A couple of weeks back, I listed five albums that stood out for me in 2012, five that I would certainly take with me into the next year. All five—Sigur Ros’s Valtari, Patti Smith’s Banga, Frank Ocean’s Channel Orange, Japandroids’ Celebration Rock, and Dr. John’s Locked Down—are doing heavy-duty shifts on my playlists and, I’m quite sure, shall continue to do so for a bit. But if I look back again at 2012, there are a few albums that I wish I’d spent more time with. Some of them are gems that are sitting there to be discovered. Read more

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Every time this column makes even the tiniest mention of the Grateful Dead or offers on its web version, a download link for one of their concerts, there is one guy, a friend, actually, but also a virulent critic of that band, who makes it a point of making a snide remark. There are many people who consider the Dead’s fans as drug-addled hippies who get lulled into a happy, semi-comatose state by the band’s improv-heavy meanderings. That certainly amounts to gratuitous stereotyping. Read more

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You don’t realise how talented a guitarist and bluesman the young Texan, Gary Clark Jr., is till you are into the second song on his first major label album, Blak and Blue. That’s when you see the way he can wield the axe. That’s also when you begin realising why many people compare him to Jimi Hendrix. Clark can make his guitar scream and shriek and do things that take you back to the golden era of blues based guitar rock. He’s also the one of the few contemporary African American blues guitarists to have created a ripple. Most of those in the new wave of great blues guitarists have been white—at least my favourites are (Joe Bonamassa, Derek Trucks, Kenny Wayne Shepherd, Jack White, Dan Auerbach and so on). Read more

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Every other day, I have to lie on my back with a hot compress under my neck in a darkened physiotherapist’s room, a place I am forced to visit three or four times a week because of a combination of factors: 1) rapidly advancing age; 2) a vain attempt to compensate for 1) by loading more plates on the bars at the gym; and, 3) an old niggling problem with the neck, which has something to do with decades of sitting in front of a computer. The lying down period is followed by pulls and pressures, not always gentle, applied to my neck, back and arms by a well-trained therapist. Read more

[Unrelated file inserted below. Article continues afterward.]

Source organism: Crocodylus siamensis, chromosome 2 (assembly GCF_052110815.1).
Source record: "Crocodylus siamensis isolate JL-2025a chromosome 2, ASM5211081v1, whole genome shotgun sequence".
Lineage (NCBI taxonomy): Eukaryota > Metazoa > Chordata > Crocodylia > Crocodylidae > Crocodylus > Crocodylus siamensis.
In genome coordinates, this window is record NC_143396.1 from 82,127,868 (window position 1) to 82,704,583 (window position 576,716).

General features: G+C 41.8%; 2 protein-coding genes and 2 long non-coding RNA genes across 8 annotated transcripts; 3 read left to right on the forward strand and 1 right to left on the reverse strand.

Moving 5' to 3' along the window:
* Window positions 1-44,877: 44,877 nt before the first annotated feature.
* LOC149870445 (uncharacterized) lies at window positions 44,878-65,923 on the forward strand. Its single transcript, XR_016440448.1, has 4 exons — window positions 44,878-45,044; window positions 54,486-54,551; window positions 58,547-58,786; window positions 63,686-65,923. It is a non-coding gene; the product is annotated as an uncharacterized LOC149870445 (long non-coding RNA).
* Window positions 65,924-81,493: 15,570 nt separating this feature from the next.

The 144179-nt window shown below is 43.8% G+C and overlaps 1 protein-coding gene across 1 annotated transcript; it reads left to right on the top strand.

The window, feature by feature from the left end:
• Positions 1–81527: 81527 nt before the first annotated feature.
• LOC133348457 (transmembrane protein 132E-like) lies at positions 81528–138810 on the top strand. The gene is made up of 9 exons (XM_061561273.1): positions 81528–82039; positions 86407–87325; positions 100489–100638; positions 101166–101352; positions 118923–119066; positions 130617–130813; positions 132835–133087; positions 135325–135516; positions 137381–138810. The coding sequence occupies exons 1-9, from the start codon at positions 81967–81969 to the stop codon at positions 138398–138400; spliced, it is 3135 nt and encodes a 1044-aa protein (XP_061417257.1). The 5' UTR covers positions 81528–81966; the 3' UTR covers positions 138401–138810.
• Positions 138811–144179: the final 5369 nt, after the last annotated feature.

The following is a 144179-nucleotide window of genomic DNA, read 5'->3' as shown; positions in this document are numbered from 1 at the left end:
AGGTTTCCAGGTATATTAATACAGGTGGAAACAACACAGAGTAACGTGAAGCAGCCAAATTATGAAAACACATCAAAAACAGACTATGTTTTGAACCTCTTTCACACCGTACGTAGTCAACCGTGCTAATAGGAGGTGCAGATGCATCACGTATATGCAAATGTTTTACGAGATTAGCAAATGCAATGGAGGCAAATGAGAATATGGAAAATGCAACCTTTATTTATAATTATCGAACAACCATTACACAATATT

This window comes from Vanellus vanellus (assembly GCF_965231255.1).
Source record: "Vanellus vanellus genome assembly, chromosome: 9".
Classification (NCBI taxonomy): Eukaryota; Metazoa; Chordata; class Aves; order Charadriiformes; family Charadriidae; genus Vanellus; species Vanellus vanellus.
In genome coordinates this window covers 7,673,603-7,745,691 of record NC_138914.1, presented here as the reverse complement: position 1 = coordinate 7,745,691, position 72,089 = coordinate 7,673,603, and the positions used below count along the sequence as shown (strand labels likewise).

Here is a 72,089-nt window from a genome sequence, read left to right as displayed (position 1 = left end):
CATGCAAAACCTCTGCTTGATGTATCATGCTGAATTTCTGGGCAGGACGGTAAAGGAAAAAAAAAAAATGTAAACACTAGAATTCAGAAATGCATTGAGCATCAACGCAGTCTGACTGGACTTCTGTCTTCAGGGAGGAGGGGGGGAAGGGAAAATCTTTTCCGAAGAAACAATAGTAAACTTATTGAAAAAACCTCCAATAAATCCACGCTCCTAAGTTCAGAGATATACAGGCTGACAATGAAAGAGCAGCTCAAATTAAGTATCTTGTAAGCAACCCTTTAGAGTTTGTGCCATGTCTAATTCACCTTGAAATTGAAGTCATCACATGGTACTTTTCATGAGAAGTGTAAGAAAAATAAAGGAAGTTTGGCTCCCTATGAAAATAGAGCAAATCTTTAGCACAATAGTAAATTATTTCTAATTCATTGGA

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It’s a 38-second clip showing four old geezers announcing and extolling the goodness of a new smartphone app and it’s so funny that I actually went over and downloaded The Rolling Stones’ 50th anniversary app. The four old geezers are, of course, Mick Jagger (69), Keith Richard (68), Charlie Watts (71) and Ronnie Wood (65). On the promotional clip, which you can watch on YouTube, the funniness is not of the comical type but one that reeks of uneasiness. Each of the Stones’ veterans gets a shot to speak and is ill at ease talking about something such as a smartphone application. Jagger kicks off the promo mentioning how the Stones app is unlike any other because it isn’t just another version of their website dumped into the app; Richard wheezes about how it is a “fifty year thing” and that it will have some “surprises”; Watts confesses that he’s never turned a computer on although Mick bought him a couple; and Wood mentions the virtues of having the “Brushes” app (which I think is a painting application and Wood, as we know, is a trained painter) on his iPhone. But all four geezers sound so unconvincing and tentative, that you can’t help but check out the Rolling Stones Official 50th Anniversary App, launched a fortnight ago. Read more

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